Law Commission seeks conveyancer’s feedback on commonhold call for evidence
The Law Commission is seeking the views of conveyancers and property professionals to help shape a law which could help people own their flats outright.
The independent legal body wants views on the homeownership status called commonhold, which provides an alternative to residential leasehold.
Differing to leasehold, owners own their ‘unit’ outright, so their ownership doesn’t run out at a point in the future and they don’t have a landlord.
However, since the law came into force in 2004, fewer than 20 commonhold developments have been created.
In light of this, the Law Commission is launching an 8-week call for evidence to find out what’s stopping commonhold taking off.
Law Commissioner Professor Nick Hopkins said:
“It’s clear leasehold law is a problem with some managing agents charging over the odds for the upkeep of shared areas, and the process of extending a lease costly and time-consuming.
“Commonhold provides an alternative – giving unlimited ownership of a property and a stake in how the rest of the building or shared area is managed. But less than 20 have been created in the last 14 years.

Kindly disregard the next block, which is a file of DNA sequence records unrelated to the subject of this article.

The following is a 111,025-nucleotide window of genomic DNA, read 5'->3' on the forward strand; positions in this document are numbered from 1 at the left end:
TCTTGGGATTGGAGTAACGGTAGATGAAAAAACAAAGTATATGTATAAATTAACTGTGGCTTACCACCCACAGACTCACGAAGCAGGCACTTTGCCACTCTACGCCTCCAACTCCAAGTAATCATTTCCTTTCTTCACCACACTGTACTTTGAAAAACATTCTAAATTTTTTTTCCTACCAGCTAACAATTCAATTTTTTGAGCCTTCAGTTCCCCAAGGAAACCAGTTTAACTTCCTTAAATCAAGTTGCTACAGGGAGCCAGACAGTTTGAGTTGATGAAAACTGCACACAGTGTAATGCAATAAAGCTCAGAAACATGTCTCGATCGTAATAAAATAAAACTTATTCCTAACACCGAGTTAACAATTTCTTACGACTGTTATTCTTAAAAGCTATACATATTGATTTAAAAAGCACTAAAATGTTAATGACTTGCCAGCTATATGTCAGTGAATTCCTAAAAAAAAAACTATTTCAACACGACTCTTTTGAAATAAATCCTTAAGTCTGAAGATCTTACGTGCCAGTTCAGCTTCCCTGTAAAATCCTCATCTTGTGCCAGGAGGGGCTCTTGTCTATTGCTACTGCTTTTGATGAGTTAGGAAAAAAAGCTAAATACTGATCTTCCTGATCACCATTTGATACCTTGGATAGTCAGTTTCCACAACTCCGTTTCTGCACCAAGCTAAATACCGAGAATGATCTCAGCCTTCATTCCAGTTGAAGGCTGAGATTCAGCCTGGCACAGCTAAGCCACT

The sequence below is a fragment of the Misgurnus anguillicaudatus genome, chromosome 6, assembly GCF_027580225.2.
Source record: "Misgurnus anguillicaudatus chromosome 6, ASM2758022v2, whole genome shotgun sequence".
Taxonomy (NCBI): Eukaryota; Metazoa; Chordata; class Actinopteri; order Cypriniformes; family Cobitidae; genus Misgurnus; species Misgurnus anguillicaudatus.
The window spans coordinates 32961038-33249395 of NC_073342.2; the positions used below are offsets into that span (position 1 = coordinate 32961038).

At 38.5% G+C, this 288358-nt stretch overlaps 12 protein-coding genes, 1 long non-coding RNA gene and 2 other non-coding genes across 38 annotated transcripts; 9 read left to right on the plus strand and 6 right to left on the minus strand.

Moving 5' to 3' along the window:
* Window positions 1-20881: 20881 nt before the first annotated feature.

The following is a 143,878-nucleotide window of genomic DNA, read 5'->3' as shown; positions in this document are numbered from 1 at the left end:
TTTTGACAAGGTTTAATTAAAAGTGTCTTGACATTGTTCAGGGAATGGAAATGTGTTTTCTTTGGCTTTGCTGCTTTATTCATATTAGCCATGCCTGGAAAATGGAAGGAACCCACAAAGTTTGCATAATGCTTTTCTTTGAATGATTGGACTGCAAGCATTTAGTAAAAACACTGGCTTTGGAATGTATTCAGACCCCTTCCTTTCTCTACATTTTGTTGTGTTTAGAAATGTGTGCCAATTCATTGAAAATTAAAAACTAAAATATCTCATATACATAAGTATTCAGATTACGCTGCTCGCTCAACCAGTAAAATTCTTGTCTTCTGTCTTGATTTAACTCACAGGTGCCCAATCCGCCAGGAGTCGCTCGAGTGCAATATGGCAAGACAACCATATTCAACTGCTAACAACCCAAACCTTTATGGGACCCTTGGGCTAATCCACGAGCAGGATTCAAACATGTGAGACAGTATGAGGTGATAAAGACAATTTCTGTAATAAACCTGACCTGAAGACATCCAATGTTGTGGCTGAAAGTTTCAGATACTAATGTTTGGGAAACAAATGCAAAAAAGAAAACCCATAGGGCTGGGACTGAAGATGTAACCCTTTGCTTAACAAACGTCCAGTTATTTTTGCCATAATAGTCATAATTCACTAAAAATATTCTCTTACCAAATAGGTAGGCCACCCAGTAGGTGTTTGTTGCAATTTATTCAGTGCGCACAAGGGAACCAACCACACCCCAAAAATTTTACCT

“We want to find out what’s stopping people, and how the law could be improved to make commonhold more common.”
Across England, there are now estimated to be over 4 million leasehold properties. However, a number of concerns have been raised over this ownership type during recent months.
More than 6,000 responses were submitted to the recent government consultation on unfair leasehold practices. The vast majority of responses expressed concerns about the buying experience and living in a leasehold property.
Commonhold differs to leasehold in the following key ways:
- Ownership doesn’t run out, whereas leases expire
- Standard rules and regulations apply which could simplify conveyancing as well as reducing costs
- It means the owner has a stake in the wider building, with owners running shared areas together
Alongside efforts to reform leasehold law, the Law Commission is releasing a consultation to help find out why commonhold’s take up has been so low, followed by proposing reforms to reinvigorate it.
The Commission is asking for views on three broad themes:
- What the difficulties in creating or converting to commonhold are
- What issues make commonhold unattractive to homeowners
- What issues make commonhold unattractive in the wider property sector
Following this call for evidence, a full consultation will address the technical legal reforms necessary for commonhold to succeed.
Whilst the Commission will be focussing solely on legal issues, it also invites comments on what other steps should be taken to encourage the use of commonhold. These wider issues will be considered by the Government separately to the Law Commission.
The Law Commission announced that it was to start a project on residential leasehold and commonhold as part of its 13th Programme of Law Reform. This is the first step in the project.
Open until Thursday 19 April, the consultation can be accessed here: https://www.lawcom.gov.uk/project/residential-leasehold-and-commonhold/